The 2014 Young Laureates, in London to receive their awards at the Royal Society on 17 November, described how Rolex’s support for their projects will positively impact their communities and the world at large.
“Twenty years ago my country [Rwanda] was tragically hit by genocide. This Award shows that as young people, we can be at the forefront of finding sustainable solutions to our country’s problems,” said Olivier Nsengimana.
For Francesco Sauro, “the exploration of the underworld of caves remains one of the last frontiers of knowledge on our planet Earth. The Rolex Award will help me to move a step forward in this new land and to raise awareness on the importance of this great human adventure of our time.”
Arthur Zang said the Award was invaluable, “because it proves that it is possible to think and develop scientific and technological solutions to African problems by Africans”.
Keynote speaker Professor Brian Cox, a Royal Society University Research Fellow and British particle physicist, best known as a presenter of popular science programmes for the BBC, gave several examples of young pioneers throughout history whose work, like the five honourees, demonstrated the energy, tenacity and creativity to change the world around them.
One of these young geniuses was Albert Einstein, who, at age 26, recognized the “need to rip up Newton’s laws, which had ruled since the 1680s, and formulate a completely new theory of space and time”, said Cox. Einstein had the confidence and courage to overturn 300 years of physics theories, to shift well-accepted paradigms, and to create the theory of relativity.
For Cox, innovators fall into two categories: the “sage”, who works hard to change things, and the “magician”, like Einstein. “Magicians produce magic and I think we are here tonight to honour magicians,” he said.
These five young “magicians”, the five Young Laureates being celebrated, were Neeti Kailas, India; Olivier Nsengimana, Rwanda; Francesco Sauro, Italy; Arthur Zang, Cameroon; and Hosam Zowawi, Saudi Arabia.
Bertrand Gros, Chairman of Rolex SA, welcomed the distinguished guests who included members of the 2014 Rolex Awards Jury, Rolex board members and the 10 former Young Laureates from the 2010 and 2012 Awards’ series. These Young Laureates and the 2014 Young Laureates are beneficiaries of the special programme to encourage innovative young people, aged between 18 and 30, which was set up by Rolex in 2009 as an extension of the almost 40 year-old Rolex Awards.
“The idea behind the [Rolex Awards] was to provide help and encouragement to original and creative projects that seek to break new ground and to capture the spirit of enterprise, which our company has always considered as a real key to success… Rolex has always tried to promote and help talented young people in different areas, such as sports, arts, technology, environment, science and exploration,” Bertrand Gros said.
“Particularly in these times we all know that it is tough for enthusiastic young people with projects to be able to meet the right contacts, the right connections, to get enough support or financial assistance, allowing them to achieve their goals. Therefore Rolex is extremely pleased and proud to contribute to the accomplishment of their passion and their dreams, he said.”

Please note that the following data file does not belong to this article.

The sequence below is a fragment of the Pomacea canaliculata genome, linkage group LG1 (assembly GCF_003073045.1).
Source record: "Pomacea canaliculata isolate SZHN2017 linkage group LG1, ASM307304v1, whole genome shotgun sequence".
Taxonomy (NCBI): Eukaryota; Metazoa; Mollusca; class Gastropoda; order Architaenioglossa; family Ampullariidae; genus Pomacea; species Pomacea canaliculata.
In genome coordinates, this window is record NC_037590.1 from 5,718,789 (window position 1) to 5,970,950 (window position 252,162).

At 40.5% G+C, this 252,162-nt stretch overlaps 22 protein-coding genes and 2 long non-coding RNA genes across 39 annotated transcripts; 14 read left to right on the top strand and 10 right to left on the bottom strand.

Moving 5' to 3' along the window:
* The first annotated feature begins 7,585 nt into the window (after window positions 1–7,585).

Among the audience were many respected British scientists and science/environmental leaders, including Lord Paul Drayson, former Minister of State for Science and Innovation; Professor Monique Simmonds, Director of the Kew Innovation Unit; Charlie Mayhew, Chief Executive of the Tusk Trust; and Dr Claire Cockcroft, oceanographer and TV presenter; as well as the Deputy Head of Mission of the Kingdom of Saudi Arabia and the High Commissioner of the Republic of Cameroon – diplomats representing two of the Young Laureates’ countries.
Introducing the Young Laureates and their projects, brought to life through short films, Adam Rutherford, British geneticist, author and well-known BBC broadcaster, represented the Jury and pointed out how difficult it was to narrow down the choice to just five winners. “But we are convinced that these four men and one woman from Africa, Asia, Europe and the Middle East will have a profound impact on the world,” he said.
Rutherford handed over the floor to five of his fellow Jury members who presented the Awards to the five Young Laureates. “We need young local heroes in Africa, and you are clearly one of them,” said Yolanda Kakabadse, Ecuadorian environmentalist and president of the WWF International in giving Olivier Nsengimana his prize. “We were fascinated by the incredible journey you are undertaking to an unknown corner of the planet,” said astrobiologist and NASA planetary scientist Dr Kevin Hand to Francesco Sauro.
Biologist, geneticist and herself a Fellow of the Royal Society, Dame Linda Partridge saluted Hosam Zowawi for the importance of the work he is doing to make us aware of the global threat that antibiotic-resistant bacteria poses to human health, and for his efforts to communicate science and to make a difference in his home region. Architect Diébédo Francis Kéré took special note of Neeti Kailas’s project: “We liked your project, Neeti, because your device is a beautiful design that solves a problem in an elegant and simple way. It will potentially benefit many families and change many lives.”
The nearly 200 guests left the Royal Society inspired and moved by these young visionaries who by harnessing the latest technology and furthering science are meeting today’s greatest challenges with ingenuity, passion and commitment.See more Programme Updates